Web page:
That bipartisan convention of not politicizing terrorist attacks against US embassies and consulates was ignored by Mitt Romney during the presidential campaign who used the terrorist attack against President Obama. Others followed his lead. Various minor officials were reprimanded for failures leading up the terrorist attack but nothing of a criminal nature was found against Obama or Clinton.

Leap's decision to use his radio program to discuss the terrorist attack in Benghazi, a terrorist attack which unfortunately became politicized in an attempt to weaken Obama and Clinton, is yet further indication of how politically partisan PCG's leaders tend to be.

5 comments:

  1. One has to ask the question, just how does anything the PCG presents these days even relate to redemption and reconciliation? How does any of this mud slinging finger pointing edify Christians and inspire non Christians to action to join with believers to work to bring peace to the world? Or even make it slightly better as there is opportunity?

    If Christianity is like building a house, where there are designers, engineers, architects, builders, furnishers, plumbers, electricians, inspectors, landscapers, then the place for the PCG rests in the realm of home wreckers.

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  2. COGs have turned the Great Commission into "scare everyone into wanting to join so they can get to the place of safety". But they would probably say, no, this is their "Ezekiel Watchman" role.

    They not only "built their house on the sand", they built it on quicksand.

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  3. Hoss, building on quicksand is so much better than building and then having to get a wrecking ball (and crane) to wreck what's been built.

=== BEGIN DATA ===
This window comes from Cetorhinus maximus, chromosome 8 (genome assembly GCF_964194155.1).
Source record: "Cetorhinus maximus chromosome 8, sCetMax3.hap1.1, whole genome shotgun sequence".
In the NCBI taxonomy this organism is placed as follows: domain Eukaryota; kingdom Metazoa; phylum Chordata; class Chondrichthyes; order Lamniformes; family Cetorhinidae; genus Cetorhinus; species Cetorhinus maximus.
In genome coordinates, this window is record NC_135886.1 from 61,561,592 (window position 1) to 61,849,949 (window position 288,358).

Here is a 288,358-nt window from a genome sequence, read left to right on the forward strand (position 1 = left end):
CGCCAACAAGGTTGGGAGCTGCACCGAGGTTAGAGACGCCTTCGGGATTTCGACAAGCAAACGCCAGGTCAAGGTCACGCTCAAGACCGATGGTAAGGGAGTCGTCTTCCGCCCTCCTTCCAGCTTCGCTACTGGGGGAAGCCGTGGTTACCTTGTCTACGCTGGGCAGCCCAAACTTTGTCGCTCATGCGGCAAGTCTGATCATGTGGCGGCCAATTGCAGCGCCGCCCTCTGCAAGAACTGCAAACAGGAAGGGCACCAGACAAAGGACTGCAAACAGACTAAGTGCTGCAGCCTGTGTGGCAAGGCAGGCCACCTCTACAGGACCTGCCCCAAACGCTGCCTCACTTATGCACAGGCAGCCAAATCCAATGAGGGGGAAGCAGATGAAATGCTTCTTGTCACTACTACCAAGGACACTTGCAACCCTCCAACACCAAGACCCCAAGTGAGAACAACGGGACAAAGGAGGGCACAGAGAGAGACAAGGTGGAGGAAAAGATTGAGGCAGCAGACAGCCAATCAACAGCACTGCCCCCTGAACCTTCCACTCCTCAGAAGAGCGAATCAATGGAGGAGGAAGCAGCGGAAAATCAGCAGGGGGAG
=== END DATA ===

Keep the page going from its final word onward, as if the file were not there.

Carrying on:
Brilliant!

    Saves a lot of time, effort and money!

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  4. Books in so many cases today almost instantly take on an historic context. We live in times of instant electronic communication, where everything is swirling about and conatantly changing. Stuff the ACOGs exploit as definitive because it compliments their agenda and prophecy mold, is sometimes outdated by the time they can even manage to quote it.

    Decades ago, you had your dictionary, your encyclopedia, and your newspaper, and if you used all regularly, you were fairly knowledgable, and could hold your own in conversation. However, as a child, I noticed a pronounced difference between our family encyclopedia, and my grandparents' set. There was most likely about 25 years of elapsed time between the two.

    In reading their version's article on the automobile, I saw a picture of a radical custom car for which I immediately had an affinity. The problem is, the picture simply called it a "modern" automobile. There was no brand, year, make, or model further identifying it. But that picture remained in my mind. Decades later, as a Buick collector, I finally leaned that it was Harley Earl's Buick Y-Job, which still exists today, and I actually have a scale model of the car on my dresser, having bought it for a pittance at an antique shop because the seller obviously had no idea what it was. The instant availability of knowledge today has far removed us from the encyclopedia (unless we are speaking of the constantly revised "Wikipedia"), and has caused anyone who wishes to teach to be held to a much higher level of accountability.

    I don't believe that Herbert W. Armstrong would be considered to be a fully functional human being today, let alone any sort of authority on the topics upon which he spoke. His imitators would do well to ponder that. They are entitled to their viewpoints, but there really is no excuse for those viewpoints.

    BB